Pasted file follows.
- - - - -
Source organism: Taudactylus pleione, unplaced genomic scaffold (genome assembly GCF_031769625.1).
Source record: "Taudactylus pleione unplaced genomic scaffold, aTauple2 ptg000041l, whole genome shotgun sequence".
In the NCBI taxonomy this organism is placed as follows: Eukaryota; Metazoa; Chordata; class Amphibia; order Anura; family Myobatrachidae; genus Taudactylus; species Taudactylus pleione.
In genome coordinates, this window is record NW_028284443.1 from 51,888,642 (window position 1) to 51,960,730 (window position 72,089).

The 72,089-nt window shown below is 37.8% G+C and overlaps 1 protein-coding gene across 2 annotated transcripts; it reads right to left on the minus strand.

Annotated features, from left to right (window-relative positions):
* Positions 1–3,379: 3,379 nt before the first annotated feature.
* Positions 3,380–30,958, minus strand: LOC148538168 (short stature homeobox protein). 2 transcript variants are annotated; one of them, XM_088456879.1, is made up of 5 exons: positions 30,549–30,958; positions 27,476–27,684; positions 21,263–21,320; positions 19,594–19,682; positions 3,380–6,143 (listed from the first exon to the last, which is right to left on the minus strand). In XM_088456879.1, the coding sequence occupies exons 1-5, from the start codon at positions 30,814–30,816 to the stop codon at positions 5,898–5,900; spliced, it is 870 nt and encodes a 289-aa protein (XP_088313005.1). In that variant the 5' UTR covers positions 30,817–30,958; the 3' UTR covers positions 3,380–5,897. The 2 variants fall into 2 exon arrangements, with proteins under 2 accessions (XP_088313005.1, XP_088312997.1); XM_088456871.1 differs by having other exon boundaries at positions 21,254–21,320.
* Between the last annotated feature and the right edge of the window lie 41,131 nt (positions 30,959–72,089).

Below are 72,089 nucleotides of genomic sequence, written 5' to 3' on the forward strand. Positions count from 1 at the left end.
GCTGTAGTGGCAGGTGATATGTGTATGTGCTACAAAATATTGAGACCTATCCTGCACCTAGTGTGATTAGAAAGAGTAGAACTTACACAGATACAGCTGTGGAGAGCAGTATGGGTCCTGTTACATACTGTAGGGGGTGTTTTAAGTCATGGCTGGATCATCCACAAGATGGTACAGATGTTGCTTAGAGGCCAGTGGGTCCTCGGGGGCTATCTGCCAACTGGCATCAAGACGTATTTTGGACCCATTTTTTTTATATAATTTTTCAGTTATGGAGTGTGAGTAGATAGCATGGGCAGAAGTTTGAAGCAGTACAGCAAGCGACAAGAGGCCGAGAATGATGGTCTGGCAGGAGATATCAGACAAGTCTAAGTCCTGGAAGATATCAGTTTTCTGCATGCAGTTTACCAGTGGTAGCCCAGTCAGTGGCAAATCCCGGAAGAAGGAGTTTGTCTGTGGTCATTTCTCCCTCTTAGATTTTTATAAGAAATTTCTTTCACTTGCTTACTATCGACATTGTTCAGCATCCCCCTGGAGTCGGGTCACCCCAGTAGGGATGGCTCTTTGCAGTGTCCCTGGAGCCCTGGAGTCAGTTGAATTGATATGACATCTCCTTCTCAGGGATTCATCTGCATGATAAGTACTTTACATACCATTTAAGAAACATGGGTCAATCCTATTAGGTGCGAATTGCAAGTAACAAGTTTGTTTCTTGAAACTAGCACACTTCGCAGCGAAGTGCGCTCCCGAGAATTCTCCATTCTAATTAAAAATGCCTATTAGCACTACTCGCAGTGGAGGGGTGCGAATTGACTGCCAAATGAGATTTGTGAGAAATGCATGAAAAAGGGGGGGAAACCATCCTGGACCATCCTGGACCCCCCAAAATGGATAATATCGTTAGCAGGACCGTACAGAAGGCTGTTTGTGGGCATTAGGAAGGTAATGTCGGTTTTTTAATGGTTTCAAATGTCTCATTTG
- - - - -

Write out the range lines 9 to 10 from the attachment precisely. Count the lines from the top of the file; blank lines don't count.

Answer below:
* Between the last annotated feature and the right edge of the window lie 41,131 nt (positions 30,959–72,089).

Below are 72,089 nucleotides of genomic sequence, written 5' to 3' on the forward strand. Positions count from 1 at the left end.